Talent Management Success Indicators

Talent Management Success Indicators
SHARE

Employee Engagement

  • evidence of leadership supported, high-performing employees that clearly value and foster good business relationships and continued learning
  • an established, active engagement committee or workgroup that advances employee-centered practices, promotes diverse involvement and encourages broad support of the agency's mission
  • employees who place an emphasis on personal and professional growth as evidenced by a high percentage of documented, staff-designed professional development plans that chart a development process
  • management practices and policies that foster and promote diversity, learning, professional growth, and employee-centered participation

Leadership Development

  • use of professional development plans
  • well-defined career ladder
  • focus on community involvement - working with community groups and community leaders
  • promoting knowledge transfer related to leadership through:
    • mentorship programs and/or coaching arrangements
    • workplace learning - offering educational programs or giving employees access to educational programs related to the skills, knowledge and attitudes needed to be an effective leader
  • succession planning
  • Employees who leave the agency for promotions and higher levels of leadership are monitored and reviewed on a case-by-case basis.

Board Development

  • overall management focus on results
  • governance structure that moves the organization forward
  • strong, transparent and accountable program and fiscal management
  • inclusive, diverse and responsive organizational practices
  • enlightened use of human resources and technology
  • regular and effective communications
  • effective, ethical fundraising and resource development
  • representative of the community, culturally diverse, reflective of different professional disciplines/expertise, and inclusive of individuals/families in recovery

Employee/Clinical Supervision

  • clear leadership promoting focus on supervision
  • clearly defined supervisory structure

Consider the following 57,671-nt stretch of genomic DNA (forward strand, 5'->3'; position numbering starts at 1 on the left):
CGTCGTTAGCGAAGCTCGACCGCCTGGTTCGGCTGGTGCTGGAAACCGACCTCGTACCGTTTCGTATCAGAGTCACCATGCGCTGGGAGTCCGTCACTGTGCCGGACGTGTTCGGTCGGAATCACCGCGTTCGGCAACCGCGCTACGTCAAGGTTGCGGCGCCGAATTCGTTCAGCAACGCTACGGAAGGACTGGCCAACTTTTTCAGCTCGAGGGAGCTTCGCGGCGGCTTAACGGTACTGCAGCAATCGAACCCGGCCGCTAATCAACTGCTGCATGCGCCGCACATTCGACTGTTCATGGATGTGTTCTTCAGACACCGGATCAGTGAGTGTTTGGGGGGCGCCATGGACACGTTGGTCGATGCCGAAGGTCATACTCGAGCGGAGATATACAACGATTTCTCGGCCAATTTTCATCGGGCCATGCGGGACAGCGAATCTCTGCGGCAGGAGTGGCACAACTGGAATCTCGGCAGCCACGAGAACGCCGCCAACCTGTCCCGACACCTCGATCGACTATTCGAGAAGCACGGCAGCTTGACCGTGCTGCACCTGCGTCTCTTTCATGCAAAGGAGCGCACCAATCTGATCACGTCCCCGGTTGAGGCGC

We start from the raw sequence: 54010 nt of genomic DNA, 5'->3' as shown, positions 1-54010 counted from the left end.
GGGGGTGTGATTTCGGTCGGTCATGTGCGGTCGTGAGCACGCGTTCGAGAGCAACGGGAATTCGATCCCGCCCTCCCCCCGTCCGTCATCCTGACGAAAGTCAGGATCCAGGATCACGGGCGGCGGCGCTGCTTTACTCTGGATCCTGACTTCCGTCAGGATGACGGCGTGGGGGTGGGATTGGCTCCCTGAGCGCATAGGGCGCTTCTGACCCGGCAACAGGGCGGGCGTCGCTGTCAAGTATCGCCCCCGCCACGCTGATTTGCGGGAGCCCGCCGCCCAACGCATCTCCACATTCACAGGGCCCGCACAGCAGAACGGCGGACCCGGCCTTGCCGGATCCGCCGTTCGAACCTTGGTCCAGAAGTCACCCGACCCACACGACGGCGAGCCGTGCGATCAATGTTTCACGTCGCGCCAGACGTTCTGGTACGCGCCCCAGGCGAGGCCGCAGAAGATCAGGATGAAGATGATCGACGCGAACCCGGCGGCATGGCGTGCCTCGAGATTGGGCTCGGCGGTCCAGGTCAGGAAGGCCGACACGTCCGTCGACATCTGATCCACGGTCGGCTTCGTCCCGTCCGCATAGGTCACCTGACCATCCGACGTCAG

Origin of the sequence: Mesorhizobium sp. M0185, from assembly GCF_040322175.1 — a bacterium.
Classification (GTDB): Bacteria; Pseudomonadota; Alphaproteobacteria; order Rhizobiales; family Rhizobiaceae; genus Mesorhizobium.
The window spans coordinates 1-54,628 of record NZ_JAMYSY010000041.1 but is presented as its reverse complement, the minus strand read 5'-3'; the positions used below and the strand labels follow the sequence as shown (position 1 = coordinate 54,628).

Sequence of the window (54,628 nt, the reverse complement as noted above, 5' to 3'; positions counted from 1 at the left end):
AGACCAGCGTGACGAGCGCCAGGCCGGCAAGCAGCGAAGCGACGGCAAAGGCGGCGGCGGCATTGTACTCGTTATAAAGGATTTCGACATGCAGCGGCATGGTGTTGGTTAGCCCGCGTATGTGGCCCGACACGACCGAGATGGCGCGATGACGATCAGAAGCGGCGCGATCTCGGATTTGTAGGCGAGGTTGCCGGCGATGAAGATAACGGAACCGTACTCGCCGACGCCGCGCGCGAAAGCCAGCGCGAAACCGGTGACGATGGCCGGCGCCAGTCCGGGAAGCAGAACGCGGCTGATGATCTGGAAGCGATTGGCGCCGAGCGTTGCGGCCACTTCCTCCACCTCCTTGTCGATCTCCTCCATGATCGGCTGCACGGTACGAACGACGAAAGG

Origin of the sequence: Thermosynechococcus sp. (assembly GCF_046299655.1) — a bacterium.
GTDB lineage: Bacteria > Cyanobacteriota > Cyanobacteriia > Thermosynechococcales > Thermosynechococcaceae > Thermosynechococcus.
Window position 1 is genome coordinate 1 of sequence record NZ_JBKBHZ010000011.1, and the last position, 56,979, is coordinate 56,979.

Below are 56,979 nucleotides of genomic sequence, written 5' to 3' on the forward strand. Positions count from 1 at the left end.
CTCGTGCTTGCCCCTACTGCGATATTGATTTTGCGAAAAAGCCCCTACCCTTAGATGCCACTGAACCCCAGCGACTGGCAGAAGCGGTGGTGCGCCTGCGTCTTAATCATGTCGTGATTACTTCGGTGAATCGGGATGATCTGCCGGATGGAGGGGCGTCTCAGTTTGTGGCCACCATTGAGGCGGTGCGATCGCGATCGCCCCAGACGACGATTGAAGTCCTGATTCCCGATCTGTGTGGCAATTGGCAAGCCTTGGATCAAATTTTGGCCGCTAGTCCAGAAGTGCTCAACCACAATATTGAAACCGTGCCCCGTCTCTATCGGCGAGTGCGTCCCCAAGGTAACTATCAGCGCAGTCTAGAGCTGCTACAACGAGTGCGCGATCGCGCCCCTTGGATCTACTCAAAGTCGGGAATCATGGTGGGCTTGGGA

• availability of supervisory training for supervisors
  • utilization of staff professional development plans during supervision
  • expectation of ongoing and scheduled supervision occurring on a regular basis
  • clear chain of command for redress when supervisor /supervisee are not satisfied with supervision outcomes

Organizational Culture

  • Culture of Respect - A work environment that is relaxed, friendly and welcoming in tone. Indications of positive employee interactions (lack of gossip, collaborative vs. competitive, and treating staff at all levels with respect, etc.). Meetings are results focused; purposeful, have clear expectations, and timelines for completion.
  • Open Communication - Multiple avenues/formats of communication to ensure staff are informed (newsletters, e-mails, voice messages, posters, and face-to-face); flattened vs. hierarchical styles of communication; knowledge is shared not hoarded; and messages are clear, consistent, honest and direct.
  • Shared Values/Mission - Clearly-stated organizational values and how they are carried out in achieving organizational mission, day-to-day work and in guiding decisions. Employees have a clear sense of organizational mission and strategies, and the values utilized to meet them. There is a sense that work is purposeful and focused. Sincere positive connection to the individuals being served.
  • Fairness - There is an overall sense of equity in pay and benefits offered. HR policies and procedures support/evaluate fairness (e.g., grievance an conflict resolution). There is a low incidence of grievances. Perception and overall sense that employee performance is dealt with in a reliable and consistent way.
  • Employee Morale/Job Satisfaction - There are high levels of employee engagement whereby employees feel involved and empowered to make decisions; change ineffective work practices, and where employees feel their talents, interests and skills are being utilized in a positive and productive way. There are also high levels of community, shared responsibility and willingness to assist/support each other. Employees also have a clear sense of what is expected of them.

Cultural Competency

  • Leadership is knowledgeable, informed and committed to cultural competence as essential to the organization's mission and operation.
  • Appropriate concepts are clearly stated and included within the organization's written mission, goals and policies.
  • Cultural competence has been integrated within all organizational development functions and activities.
  • All organizational communication: written, verbal, formal, and informal, is conducted in a culturally competent manner.
  • Cultural competence is stressed within management and supervisory practice, and encouraged throughout the organization as integral to effective work performance.

Professional Ethics

  • clear messages from the top about the importance of ethical practice and behavior
  • staff awareness of policies and procedures, regarding ethical practices
  • awareness of the existence of toll-free patient advocacy line
  • awareness of mandated reporting responsibilities
  • absence of validated complaints or incidents involving ethical violations

Career Development

  • use of professional development plans
  • timely, individualized and well written performance evaluations
  • opportunities for advancement and job growth
  • provision of training opportunities for staff